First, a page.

its distinctive grey-blue berries that look like wild blueberries, it belongs
to the Juniperus species. These fleshy blue berries are unexpectedly bright
green inside and contain one or two small round seeds. The pretty berries
persist through the winter, making the greens attractive for Christmas
The usefulness of Latin names in horticulture is apparent for the various
cedar trees. The word cedar is used to name three different species of
trees in New Hampshire and the U.S. Dept. of Agriculture, Natural Resources
Conservation Service, lists 44 cedar entries.
William Cronon, in his fascinating book, “Changes in the Land, Indians,
Colonists and the Ecology of New England” (Hill & Wang, 2003)
explains the “natural tendency for the colonists to apply European
names to American species which only superficially resembled their counterparts
across the ocean.” It seems that hemlock was simply called fir, and
hickory was called walnut. The lucrative exported market for cedar trees
led enterprising settlers to confuse “native juniper with European
cedars for the same economic reasons, so that the red cedar has carried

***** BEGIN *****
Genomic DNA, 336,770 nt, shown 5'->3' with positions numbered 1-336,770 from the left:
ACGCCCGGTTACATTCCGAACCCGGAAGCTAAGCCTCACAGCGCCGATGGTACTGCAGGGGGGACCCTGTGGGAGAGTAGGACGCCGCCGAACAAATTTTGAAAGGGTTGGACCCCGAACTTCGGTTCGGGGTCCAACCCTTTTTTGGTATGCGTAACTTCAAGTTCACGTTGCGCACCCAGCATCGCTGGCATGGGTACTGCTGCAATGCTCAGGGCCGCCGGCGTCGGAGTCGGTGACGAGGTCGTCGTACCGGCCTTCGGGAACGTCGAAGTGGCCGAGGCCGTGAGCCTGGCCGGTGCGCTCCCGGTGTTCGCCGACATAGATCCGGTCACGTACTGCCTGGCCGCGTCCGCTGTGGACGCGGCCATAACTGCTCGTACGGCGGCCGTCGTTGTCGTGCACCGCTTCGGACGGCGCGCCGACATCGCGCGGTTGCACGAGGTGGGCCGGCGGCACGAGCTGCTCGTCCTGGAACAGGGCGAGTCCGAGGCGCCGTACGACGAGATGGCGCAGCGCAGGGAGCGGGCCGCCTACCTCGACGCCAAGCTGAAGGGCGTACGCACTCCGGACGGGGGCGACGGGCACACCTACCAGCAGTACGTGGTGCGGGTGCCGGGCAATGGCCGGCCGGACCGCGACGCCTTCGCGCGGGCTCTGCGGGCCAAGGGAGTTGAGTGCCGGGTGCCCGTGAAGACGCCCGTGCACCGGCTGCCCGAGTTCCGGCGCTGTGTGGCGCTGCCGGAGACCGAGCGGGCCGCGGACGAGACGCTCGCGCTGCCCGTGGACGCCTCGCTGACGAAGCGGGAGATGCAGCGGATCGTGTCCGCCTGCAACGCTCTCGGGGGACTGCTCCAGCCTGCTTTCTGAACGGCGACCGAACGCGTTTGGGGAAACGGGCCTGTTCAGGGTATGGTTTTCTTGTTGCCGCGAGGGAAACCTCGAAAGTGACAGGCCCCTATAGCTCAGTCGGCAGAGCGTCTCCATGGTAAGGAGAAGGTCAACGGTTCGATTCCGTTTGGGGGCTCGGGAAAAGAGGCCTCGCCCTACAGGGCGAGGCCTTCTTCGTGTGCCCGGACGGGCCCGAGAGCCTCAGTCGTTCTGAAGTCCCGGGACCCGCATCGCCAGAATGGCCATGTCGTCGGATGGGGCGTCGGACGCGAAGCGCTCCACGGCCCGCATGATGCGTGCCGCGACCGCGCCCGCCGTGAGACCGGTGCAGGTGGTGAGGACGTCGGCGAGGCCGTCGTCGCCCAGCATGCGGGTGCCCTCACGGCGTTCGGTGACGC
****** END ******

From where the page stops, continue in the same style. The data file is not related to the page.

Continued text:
a misleading name ever since.” Of course, the importers in Europe
never saw the foliage or berries, just the logs and wood.
In addition to the red cedar (Juniperus species), the colonists discovered
the native Atlantic white cedar (Chamaecyparis thyoides) that grows in
swamps, and our native arborvitae (Thuja occidentalis) or Northern white
cedar. Its scale-like foliage is flat, and instead of blue berries has
small cones that produce seeds.
And finally there is the common juniper shrub (Juniperus communis), that
always has the prickly-type needles. The widely-exported western red cedar
(Thuja plicata) from the Pacific Northwest and Canada and used in house siding
and shingles is an arborvitae. All these trees belong to the cypress family.
Jon Nute, Hillsborough Cooperative Extension educator, forest resources,